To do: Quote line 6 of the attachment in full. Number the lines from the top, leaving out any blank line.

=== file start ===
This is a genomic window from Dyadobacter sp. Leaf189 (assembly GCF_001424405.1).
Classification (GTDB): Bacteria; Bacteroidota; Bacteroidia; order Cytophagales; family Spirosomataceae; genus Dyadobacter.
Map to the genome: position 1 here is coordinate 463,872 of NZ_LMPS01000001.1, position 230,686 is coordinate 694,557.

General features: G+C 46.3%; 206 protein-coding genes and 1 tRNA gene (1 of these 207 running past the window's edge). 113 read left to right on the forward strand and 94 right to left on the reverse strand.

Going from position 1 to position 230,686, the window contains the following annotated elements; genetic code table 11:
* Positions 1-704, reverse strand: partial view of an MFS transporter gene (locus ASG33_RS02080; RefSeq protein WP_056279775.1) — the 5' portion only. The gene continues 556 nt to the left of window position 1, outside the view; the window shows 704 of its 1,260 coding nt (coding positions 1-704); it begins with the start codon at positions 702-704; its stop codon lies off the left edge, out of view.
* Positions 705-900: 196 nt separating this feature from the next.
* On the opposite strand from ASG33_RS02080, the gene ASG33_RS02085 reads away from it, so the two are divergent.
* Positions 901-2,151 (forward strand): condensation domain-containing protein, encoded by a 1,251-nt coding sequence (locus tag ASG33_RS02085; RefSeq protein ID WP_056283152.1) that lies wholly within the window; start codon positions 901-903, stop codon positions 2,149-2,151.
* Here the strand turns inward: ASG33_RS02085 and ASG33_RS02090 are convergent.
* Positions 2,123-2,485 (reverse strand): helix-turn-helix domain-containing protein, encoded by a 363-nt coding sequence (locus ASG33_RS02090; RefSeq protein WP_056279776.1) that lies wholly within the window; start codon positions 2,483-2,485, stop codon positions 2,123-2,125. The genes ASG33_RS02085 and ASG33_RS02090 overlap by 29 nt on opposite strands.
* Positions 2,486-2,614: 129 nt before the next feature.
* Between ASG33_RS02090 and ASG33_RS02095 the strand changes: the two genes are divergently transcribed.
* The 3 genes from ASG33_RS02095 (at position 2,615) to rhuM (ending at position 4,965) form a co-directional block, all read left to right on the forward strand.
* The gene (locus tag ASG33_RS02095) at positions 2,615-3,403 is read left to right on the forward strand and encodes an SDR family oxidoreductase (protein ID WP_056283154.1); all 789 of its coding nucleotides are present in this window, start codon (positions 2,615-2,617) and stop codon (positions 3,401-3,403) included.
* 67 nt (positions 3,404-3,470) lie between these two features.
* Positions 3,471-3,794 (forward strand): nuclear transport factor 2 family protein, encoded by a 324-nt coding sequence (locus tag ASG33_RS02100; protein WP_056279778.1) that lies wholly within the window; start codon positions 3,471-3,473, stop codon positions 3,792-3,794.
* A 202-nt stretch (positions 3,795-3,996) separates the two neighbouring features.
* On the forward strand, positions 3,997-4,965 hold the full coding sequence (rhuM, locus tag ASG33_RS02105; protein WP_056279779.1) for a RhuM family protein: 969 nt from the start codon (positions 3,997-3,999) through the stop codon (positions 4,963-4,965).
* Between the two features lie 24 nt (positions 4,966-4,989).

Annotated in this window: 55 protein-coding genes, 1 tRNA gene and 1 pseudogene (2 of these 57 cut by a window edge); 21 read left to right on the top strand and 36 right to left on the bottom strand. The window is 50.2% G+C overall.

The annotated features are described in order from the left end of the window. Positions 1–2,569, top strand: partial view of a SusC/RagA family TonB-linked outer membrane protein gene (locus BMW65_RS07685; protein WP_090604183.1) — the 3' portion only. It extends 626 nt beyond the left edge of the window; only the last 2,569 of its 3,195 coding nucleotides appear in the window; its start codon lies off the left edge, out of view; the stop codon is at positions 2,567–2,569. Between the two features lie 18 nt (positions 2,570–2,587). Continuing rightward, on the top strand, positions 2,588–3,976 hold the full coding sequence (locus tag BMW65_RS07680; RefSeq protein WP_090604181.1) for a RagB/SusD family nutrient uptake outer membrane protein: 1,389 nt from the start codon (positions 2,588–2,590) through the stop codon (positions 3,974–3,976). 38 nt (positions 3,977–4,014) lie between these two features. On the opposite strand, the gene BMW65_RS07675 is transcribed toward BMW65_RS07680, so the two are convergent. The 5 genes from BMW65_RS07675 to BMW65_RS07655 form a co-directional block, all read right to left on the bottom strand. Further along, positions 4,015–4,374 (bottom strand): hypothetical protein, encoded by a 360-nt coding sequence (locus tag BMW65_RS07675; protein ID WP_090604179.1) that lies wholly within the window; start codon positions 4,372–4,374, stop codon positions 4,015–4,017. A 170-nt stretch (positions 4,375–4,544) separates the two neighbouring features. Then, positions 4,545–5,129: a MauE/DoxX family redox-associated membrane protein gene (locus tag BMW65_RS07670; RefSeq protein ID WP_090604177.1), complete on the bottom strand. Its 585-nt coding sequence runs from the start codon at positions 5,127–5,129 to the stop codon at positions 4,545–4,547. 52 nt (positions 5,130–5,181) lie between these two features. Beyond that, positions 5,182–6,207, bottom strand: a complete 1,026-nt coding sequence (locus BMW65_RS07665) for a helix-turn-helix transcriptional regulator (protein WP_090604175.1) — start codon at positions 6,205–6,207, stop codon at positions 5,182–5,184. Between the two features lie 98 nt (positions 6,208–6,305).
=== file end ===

* Positions 1-704, reverse strand: partial view of an MFS transporter gene (locus ASG33_RS02080; RefSeq protein WP_056279775.1) — the 5' portion only. The gene continues 556 nt to the left of window position 1, outside the view; the window shows 704 of its 1,260 coding nt (coding positions 1-704); it begins with the start codon at positions 702-704; its stop codon lies off the left edge, out of view.